World Aquaculture 2023

May 29 - June 1, 2023

Darwin, Northern Territory, Australia


Shane Roberts*, Matthew Bansemer, Jo-Anne Ruscoe and Jessica J. Buss


Department of Primary Industries and Regions – Fisheries and Aquaculture, GPO Box 1625, Adelaide, South Australia 5001


Correspondence: Shane Roberts,


Global demand for seafood is rapidly increasing. To meet that demand, aquaculture production (122.6 million tonnes: USD 281.5 billion in 2020) is now greater than fisheries production. Over 20 times as many species are farmed in aquaculture worldwide (494 species), compared to terrestrial farming. Being a relatively young primary industry continual innovations occur which involve new species and farming methods. Consequently, the biggest limitation to aquaculture growth worldwide is new and emergent diseases.


Veterinary medicines play a valuable role in supporting aquatic animal health, welfare and production. In Australia, farmers must endeavour to use veterinary medicines that are registered or permitted by the Australian Pesticides and Veterinary Medicines Authority (APVMA). However, there are few medicines available for use in aquaculture with new permits taking several years to achieve. Reasons include market failure (i.e. low commercial incentive for pharmaceutical companies), limited funding, duplication in data collection, limited expertise and restrictive permits being applied for. This issue is highlighted in Australia’s strategic plan for aquatic animal health (AQUAPLAN).

To address this critical issue, our project (FRDC 2020-094) provides national coordination to prioritise, source funding and streamline data collection to gain minor use permits (MUPs), ensuring they are available to the sectors that may require them. Objectives include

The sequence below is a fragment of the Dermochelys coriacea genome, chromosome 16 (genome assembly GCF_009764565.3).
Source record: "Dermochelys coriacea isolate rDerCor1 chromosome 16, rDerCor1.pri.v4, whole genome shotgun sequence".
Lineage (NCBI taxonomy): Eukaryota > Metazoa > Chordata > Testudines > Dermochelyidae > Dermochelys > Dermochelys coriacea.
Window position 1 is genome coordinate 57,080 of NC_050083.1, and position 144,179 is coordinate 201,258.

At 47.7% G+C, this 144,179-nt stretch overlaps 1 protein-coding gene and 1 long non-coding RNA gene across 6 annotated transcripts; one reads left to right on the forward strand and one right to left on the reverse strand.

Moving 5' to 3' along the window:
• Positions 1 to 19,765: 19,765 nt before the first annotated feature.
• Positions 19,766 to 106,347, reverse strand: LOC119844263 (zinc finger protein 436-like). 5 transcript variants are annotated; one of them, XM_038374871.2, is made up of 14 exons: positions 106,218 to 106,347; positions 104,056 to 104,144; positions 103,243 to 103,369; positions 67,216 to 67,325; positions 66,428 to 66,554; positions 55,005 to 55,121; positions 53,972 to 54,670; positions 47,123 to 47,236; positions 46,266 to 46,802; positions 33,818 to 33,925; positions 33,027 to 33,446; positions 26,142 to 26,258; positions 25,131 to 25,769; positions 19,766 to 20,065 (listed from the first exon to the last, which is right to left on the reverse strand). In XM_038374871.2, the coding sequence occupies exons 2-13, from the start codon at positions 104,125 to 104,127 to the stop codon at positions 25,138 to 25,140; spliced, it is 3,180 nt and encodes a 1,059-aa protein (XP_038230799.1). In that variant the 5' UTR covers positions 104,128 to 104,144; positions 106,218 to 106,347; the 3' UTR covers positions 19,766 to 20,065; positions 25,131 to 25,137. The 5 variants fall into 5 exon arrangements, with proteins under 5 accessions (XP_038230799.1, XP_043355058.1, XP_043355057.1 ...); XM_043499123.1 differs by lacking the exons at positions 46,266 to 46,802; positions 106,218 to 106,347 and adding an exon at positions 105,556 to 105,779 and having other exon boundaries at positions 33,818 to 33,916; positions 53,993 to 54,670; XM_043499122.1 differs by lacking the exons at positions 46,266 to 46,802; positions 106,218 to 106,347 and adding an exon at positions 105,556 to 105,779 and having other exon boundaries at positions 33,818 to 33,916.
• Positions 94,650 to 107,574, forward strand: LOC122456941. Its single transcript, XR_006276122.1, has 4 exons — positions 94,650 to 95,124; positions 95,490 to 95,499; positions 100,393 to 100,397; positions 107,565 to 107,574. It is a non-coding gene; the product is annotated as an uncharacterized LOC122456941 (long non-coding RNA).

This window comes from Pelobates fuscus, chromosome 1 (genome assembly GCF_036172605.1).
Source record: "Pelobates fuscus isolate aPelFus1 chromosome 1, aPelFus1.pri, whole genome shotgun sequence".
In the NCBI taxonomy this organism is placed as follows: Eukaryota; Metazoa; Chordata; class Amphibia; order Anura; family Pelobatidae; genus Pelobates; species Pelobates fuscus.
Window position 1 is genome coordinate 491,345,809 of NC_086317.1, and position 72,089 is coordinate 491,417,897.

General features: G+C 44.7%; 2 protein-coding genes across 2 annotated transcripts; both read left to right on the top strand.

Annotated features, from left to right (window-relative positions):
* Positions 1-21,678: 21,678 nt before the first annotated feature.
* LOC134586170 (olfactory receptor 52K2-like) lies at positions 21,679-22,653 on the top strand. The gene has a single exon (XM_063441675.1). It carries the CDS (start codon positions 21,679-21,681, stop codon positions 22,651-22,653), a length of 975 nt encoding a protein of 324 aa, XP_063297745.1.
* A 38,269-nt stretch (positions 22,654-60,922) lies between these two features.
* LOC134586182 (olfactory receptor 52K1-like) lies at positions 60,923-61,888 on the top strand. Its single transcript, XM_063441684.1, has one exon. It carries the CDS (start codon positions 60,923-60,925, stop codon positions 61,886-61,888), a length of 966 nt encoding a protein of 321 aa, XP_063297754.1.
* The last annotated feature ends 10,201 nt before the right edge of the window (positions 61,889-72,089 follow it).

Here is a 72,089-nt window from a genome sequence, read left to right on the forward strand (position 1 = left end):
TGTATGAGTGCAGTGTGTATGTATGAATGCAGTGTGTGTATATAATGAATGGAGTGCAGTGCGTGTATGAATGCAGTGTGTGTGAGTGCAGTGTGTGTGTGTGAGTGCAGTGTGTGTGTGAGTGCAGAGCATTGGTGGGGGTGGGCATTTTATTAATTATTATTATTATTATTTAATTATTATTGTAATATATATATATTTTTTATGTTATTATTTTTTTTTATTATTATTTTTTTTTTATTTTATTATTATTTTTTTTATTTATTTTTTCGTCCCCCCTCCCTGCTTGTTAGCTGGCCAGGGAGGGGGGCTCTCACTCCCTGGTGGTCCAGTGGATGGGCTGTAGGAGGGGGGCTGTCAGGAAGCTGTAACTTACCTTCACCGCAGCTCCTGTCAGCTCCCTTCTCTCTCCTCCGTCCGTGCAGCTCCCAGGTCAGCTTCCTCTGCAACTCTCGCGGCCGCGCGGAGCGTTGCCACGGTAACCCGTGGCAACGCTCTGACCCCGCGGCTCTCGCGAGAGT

1) document an off-label use framework that provides for emergency use while ensuring safety for the animal, consumers and the environment; 2) coordinate efficient MUP applications,
3) communication and awareness on safe and effective use of veterinary medicines, and
4) determine options for ongoing national coordination after the life of the project. To date we have sought AUD 375,000 across five projects for researchers to collect data to progress the following MUPs: Toltrazuril (antiparasitic) for marine and freshwater finfish; Oxytetracycline (antibiotic) for marine and freshwater crustaceans; Chloramine-T (broad spectrum disinfectant) for marine and freshwater finfish; Trimethoprim-sulfadiazine (antimicrobial) for marine and freshwater finfish; and Isoeugenol (sedative) for marine and freshwater crustaceans. As of December 2022, 31 MUPs have been renewed or a new permit has been issued since the project commenced.

Australian aquaculture is one of the fastest growing primary industries (up to 10%/year), soon to reach AUD 2 Billion farm gate. National coordination to ensure access to safe and effective veterinary medicines will be crucial to support aquatic animal health, welfare and increasing production in an ecologically sustainable manner into the future.